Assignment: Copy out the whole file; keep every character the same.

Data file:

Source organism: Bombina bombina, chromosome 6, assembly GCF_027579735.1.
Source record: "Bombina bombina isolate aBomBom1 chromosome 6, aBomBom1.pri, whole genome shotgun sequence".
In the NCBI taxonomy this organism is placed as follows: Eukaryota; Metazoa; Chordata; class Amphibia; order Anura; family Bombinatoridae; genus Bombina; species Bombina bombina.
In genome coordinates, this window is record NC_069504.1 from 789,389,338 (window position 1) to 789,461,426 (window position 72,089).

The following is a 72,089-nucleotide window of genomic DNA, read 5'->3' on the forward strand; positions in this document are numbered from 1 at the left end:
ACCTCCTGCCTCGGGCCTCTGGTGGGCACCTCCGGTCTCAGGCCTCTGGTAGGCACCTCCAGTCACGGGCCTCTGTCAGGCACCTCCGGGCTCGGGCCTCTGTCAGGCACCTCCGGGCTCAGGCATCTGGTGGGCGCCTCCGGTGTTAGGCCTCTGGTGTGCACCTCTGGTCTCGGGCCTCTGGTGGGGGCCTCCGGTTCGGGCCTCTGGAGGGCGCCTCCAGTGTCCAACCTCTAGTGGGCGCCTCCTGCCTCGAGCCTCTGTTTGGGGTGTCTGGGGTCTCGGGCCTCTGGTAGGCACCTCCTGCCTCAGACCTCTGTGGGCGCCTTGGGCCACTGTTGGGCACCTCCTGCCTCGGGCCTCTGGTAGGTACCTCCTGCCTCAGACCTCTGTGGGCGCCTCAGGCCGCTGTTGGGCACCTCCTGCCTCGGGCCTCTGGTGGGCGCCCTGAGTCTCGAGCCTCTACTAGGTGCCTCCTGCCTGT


Source organism: Bombina bombina, chromosome 6, assembly GCF_027579735.1.
Source record: "Bombina bombina isolate aBomBom1 chromosome 6, aBomBom1.pri, whole genome shotgun sequence".
In the NCBI taxonomy this organism is placed as follows: Eukaryota; Metazoa; Chordata; class Amphibia; order Anura; family Bombinatoridae; genus Bombina; species Bombina bombina.
In genome coordinates, this window is record NC_069504.1 from 789,389,338 (window position 1) to 789,461,426 (window position 72,089).

The following is a 72,089-nucleotide window of genomic DNA, read 5'->3' on the forward strand; positions in this document are numbered from 1 at the left end:
ACCTCCTGCCTCGGGCCTCTGGTGGGCACCTCCGGTCTCAGGCCTCTGGTAGGCACCTCCAGTCACGGGCCTCTGTCAGGCACCTCCGGGCTCGGGCCTCTGTCAGGCACCTCCGGGCTCAGGCATCTGGTGGGCGCCTCCGGTGTTAGGCCTCTGGTGTGCACCTCTGGTCTCGGGCCTCTGGTGGGGGCCTCCGGTTCGGGCCTCTGGAGGGCGCCTCCAGTGTCCAACCTCTAGTGGGCGCCTCCTGCCTCGAGCCTCTGTTTGGGGTGTCTGGGGTCTCGGGCCTCTGGTAGGCACCTCCTGCCTCAGACCTCTGTGGGCGCCTTGGGCCACTGTTGGGCACCTCCTGCCTCGGGCCTCTGGTAGGTACCTCCTGCCTCAGACCTCTGTGGGCGCCTCAGGCCGCTGTTGGGCACCTCCTGCCTCGGGCCTCTGGTGGGCGCCCTGAGTCTCGAGCCTCTACTAGGTGCCTCCTGCCTGT